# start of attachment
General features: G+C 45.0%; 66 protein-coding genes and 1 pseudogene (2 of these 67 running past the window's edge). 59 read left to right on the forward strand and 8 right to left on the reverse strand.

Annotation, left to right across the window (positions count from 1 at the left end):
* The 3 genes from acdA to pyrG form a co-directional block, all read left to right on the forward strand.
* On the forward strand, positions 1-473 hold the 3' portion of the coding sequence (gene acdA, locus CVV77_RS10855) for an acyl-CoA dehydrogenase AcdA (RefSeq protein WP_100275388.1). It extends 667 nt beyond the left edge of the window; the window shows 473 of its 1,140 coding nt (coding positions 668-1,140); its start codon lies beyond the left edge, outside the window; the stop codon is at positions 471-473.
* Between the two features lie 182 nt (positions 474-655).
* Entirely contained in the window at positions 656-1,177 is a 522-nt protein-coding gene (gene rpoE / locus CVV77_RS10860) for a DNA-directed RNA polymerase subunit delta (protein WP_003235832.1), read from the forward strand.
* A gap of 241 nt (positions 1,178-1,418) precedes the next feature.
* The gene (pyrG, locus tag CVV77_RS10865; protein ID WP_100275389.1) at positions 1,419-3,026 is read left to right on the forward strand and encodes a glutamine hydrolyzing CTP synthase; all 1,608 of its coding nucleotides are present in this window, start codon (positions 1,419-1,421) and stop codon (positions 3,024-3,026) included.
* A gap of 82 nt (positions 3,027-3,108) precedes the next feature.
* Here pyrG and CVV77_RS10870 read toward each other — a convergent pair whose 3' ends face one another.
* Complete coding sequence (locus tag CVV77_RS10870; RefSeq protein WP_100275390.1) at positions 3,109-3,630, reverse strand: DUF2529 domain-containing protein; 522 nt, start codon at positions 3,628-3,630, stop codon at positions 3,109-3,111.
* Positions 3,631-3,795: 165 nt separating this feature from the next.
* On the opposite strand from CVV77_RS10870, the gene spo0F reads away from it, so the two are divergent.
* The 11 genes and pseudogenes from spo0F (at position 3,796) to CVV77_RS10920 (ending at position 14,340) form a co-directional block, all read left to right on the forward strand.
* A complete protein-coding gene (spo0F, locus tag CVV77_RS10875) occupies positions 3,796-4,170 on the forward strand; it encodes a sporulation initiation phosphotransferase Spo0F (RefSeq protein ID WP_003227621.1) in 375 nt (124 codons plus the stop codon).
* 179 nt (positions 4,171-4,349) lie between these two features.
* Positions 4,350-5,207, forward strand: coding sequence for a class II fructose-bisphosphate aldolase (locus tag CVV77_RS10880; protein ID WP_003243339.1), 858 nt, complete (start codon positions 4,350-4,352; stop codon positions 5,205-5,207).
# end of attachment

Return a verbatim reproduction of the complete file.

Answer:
General features: G+C 45.0%; 66 protein-coding genes and 1 pseudogene (2 of these 67 running past the window's edge). 59 read left to right on the forward strand and 8 right to left on the reverse strand.

Annotation, left to right across the window (positions count from 1 at the left end):
* The 3 genes from acdA to pyrG form a co-directional block, all read left to right on the forward strand.
* On the forward strand, positions 1-473 hold the 3' portion of the coding sequence (gene acdA, locus CVV77_RS10855) for an acyl-CoA dehydrogenase AcdA (RefSeq protein WP_100275388.1). It extends 667 nt beyond the left edge of the window; the window shows 473 of its 1,140 coding nt (coding positions 668-1,140); its start codon lies beyond the left edge, outside the window; the stop codon is at positions 471-473.
* Between the two features lie 182 nt (positions 474-655).
* Entirely contained in the window at positions 656-1,177 is a 522-nt protein-coding gene (gene rpoE / locus CVV77_RS10860) for a DNA-directed RNA polymerase subunit delta (protein WP_003235832.1), read from the forward strand.
* A gap of 241 nt (positions 1,178-1,418) precedes the next feature.
* The gene (pyrG, locus tag CVV77_RS10865; protein ID WP_100275389.1) at positions 1,419-3,026 is read left to right on the forward strand and encodes a glutamine hydrolyzing CTP synthase; all 1,608 of its coding nucleotides are present in this window, start codon (positions 1,419-1,421) and stop codon (positions 3,024-3,026) included.
* A gap of 82 nt (positions 3,027-3,108) precedes the next feature.
* Here pyrG and CVV77_RS10870 read toward each other — a convergent pair whose 3' ends face one another.
* Complete coding sequence (locus tag CVV77_RS10870; RefSeq protein WP_100275390.1) at positions 3,109-3,630, reverse strand: DUF2529 domain-containing protein; 522 nt, start codon at positions 3,628-3,630, stop codon at positions 3,109-3,111.
* Positions 3,631-3,795: 165 nt separating this feature from the next.
* On the opposite strand from CVV77_RS10870, the gene spo0F reads away from it, so the two are divergent.
* The 11 genes and pseudogenes from spo0F (at position 3,796) to CVV77_RS10920 (ending at position 14,340) form a co-directional block, all read left to right on the forward strand.
* A complete protein-coding gene (spo0F, locus tag CVV77_RS10875) occupies positions 3,796-4,170 on the forward strand; it encodes a sporulation initiation phosphotransferase Spo0F (RefSeq protein ID WP_003227621.1) in 375 nt (124 codons plus the stop codon).
* 179 nt (positions 4,171-4,349) lie between these two features.
* Positions 4,350-5,207, forward strand: coding sequence for a class II fructose-bisphosphate aldolase (locus tag CVV77_RS10880; protein ID WP_003243339.1), 858 nt, complete (start codon positions 4,350-4,352; stop codon positions 5,205-5,207).